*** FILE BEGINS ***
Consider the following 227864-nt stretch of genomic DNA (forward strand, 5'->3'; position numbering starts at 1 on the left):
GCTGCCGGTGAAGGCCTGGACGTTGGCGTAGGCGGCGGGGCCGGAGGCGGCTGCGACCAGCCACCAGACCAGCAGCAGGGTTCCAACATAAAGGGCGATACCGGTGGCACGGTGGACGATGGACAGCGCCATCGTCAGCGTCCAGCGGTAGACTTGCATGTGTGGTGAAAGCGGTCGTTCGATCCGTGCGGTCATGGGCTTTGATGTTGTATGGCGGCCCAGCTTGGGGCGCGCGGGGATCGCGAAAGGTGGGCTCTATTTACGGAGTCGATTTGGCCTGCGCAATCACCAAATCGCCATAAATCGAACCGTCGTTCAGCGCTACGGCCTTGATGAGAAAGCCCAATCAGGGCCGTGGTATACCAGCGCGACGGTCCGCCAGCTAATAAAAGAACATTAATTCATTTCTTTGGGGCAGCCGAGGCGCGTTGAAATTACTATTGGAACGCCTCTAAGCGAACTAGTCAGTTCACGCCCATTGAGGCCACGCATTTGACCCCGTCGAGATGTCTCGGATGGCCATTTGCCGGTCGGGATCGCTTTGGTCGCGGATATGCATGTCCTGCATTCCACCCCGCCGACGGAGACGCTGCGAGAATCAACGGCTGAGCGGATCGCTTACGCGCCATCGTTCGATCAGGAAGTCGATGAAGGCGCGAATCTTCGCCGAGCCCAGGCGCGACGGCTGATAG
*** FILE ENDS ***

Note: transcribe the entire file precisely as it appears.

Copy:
Consider the following 227864-nt stretch of genomic DNA (forward strand, 5'->3'; position numbering starts at 1 on the left):
GCTGCCGGTGAAGGCCTGGACGTTGGCGTAGGCGGCGGGGCCGGAGGCGGCTGCGACCAGCCACCAGACCAGCAGCAGGGTTCCAACATAAAGGGCGATACCGGTGGCACGGTGGACGATGGACAGCGCCATCGTCAGCGTCCAGCGGTAGACTTGCATGTGTGGTGAAAGCGGTCGTTCGATCCGTGCGGTCATGGGCTTTGATGTTGTATGGCGGCCCAGCTTGGGGCGCGCGGGGATCGCGAAAGGTGGGCTCTATTTACGGAGTCGATTTGGCCTGCGCAATCACCAAATCGCCATAAATCGAACCGTCGTTCAGCGCTACGGCCTTGATGAGAAAGCCCAATCAGGGCCGTGGTATACCAGCGCGACGGTCCGCCAGCTAATAAAAGAACATTAATTCATTTCTTTGGGGCAGCCGAGGCGCGTTGAAATTACTATTGGAACGCCTCTAAGCGAACTAGTCAGTTCACGCCCATTGAGGCCACGCATTTGACCCCGTCGAGATGTCTCGGATGGCCATTTGCCGGTCGGGATCGCTTTGGTCGCGGATATGCATGTCCTGCATTCCACCCCGCCGACGGAGACGCTGCGAGAATCAACGGCTGAGCGGATCGCTTACGCGCCATCGTTCGATCAGGAAGTCGATGAAGGCGCGAATCTTCGCCGAGCCCAGGCGCGACGGCTGATAG